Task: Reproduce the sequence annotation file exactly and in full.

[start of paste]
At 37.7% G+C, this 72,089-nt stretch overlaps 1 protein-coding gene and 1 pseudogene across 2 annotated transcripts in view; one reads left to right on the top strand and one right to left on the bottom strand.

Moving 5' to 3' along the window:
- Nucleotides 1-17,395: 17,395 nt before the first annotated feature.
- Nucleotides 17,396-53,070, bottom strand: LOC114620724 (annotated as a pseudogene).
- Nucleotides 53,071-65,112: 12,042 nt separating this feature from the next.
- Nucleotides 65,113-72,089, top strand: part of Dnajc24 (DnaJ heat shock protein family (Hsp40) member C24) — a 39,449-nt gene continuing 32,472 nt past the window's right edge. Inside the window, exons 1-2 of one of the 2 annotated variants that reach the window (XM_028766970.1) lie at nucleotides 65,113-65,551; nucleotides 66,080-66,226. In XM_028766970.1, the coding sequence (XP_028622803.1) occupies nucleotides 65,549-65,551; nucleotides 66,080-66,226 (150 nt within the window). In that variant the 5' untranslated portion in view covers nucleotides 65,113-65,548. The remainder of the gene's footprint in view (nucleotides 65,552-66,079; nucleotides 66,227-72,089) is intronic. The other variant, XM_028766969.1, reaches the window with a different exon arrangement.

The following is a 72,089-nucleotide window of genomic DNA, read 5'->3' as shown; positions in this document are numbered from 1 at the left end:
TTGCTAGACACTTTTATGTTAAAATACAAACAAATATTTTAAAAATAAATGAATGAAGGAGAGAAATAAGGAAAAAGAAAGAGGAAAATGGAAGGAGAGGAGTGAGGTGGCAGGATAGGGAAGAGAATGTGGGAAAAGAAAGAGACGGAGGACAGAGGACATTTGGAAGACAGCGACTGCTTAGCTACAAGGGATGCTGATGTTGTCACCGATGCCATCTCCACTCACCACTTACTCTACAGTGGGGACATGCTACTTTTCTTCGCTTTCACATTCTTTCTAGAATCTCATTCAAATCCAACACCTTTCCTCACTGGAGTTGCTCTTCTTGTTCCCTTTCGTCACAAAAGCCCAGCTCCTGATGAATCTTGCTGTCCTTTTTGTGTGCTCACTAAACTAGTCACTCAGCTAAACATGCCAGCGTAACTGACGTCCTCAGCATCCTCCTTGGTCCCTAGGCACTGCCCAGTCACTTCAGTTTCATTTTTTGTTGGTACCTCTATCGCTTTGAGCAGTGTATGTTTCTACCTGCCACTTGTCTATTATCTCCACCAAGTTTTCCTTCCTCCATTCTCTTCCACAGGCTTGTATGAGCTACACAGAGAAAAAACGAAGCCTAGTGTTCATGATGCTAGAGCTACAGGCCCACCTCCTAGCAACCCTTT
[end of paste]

At 37.7% G+C, this 72,089-nt stretch overlaps 1 protein-coding gene and 1 pseudogene across 2 annotated transcripts in view; one reads left to right on the top strand and one right to left on the bottom strand.

Moving 5' to 3' along the window:
- Nucleotides 1-17,395: 17,395 nt before the first annotated feature.
- Nucleotides 17,396-53,070, bottom strand: LOC114620724 (annotated as a pseudogene).
- Nucleotides 53,071-65,112: 12,042 nt separating this feature from the next.
- Nucleotides 65,113-72,089, top strand: part of Dnajc24 (DnaJ heat shock protein family (Hsp40) member C24) — a 39,449-nt gene continuing 32,472 nt past the window's right edge. Inside the window, exons 1-2 of one of the 2 annotated variants that reach the window (XM_028766970.1) lie at nucleotides 65,113-65,551; nucleotides 66,080-66,226. In XM_028766970.1, the coding sequence (XP_028622803.1) occupies nucleotides 65,549-65,551; nucleotides 66,080-66,226 (150 nt within the window). In that variant the 5' untranslated portion in view covers nucleotides 65,113-65,548. The remainder of the gene's footprint in view (nucleotides 65,552-66,079; nucleotides 66,227-72,089) is intronic. The other variant, XM_028766969.1, reaches the window with a different exon arrangement.

The following is a 72,089-nucleotide window of genomic DNA, read 5'->3' as shown; positions in this document are numbered from 1 at the left end:
TTGCTAGACACTTTTATGTTAAAATACAAACAAATATTTTAAAAATAAATGAATGAAGGAGAGAAATAAGGAAAAAGAAAGAGGAAAATGGAAGGAGAGGAGTGAGGTGGCAGGATAGGGAAGAGAATGTGGGAAAAGAAAGAGACGGAGGACAGAGGACATTTGGAAGACAGCGACTGCTTAGCTACAAGGGATGCTGATGTTGTCACCGATGCCATCTCCACTCACCACTTACTCTACAGTGGGGACATGCTACTTTTCTTCGCTTTCACATTCTTTCTAGAATCTCATTCAAATCCAACACCTTTCCTCACTGGAGTTGCTCTTCTTGTTCCCTTTCGTCACAAAAGCCCAGCTCCTGATGAATCTTGCTGTCCTTTTTGTGTGCTCACTAAACTAGTCACTCAGCTAAACATGCCAGCGTAACTGACGTCCTCAGCATCCTCCTTGGTCCCTAGGCACTGCCCAGTCACTTCAGTTTCATTTTTTGTTGGTACCTCTATCGCTTTGAGCAGTGTATGTTTCTACCTGCCACTTGTCTATTATCTCCACCAAGTTTTCCTTCCTCCATTCTCTTCCACAGGCTTGTATGAGCTACACAGAGAAAAAACGAAGCCTAGTGTTCATGATGCTAGAGCTACAGGCCCACCTCCTAGCAACCCTTT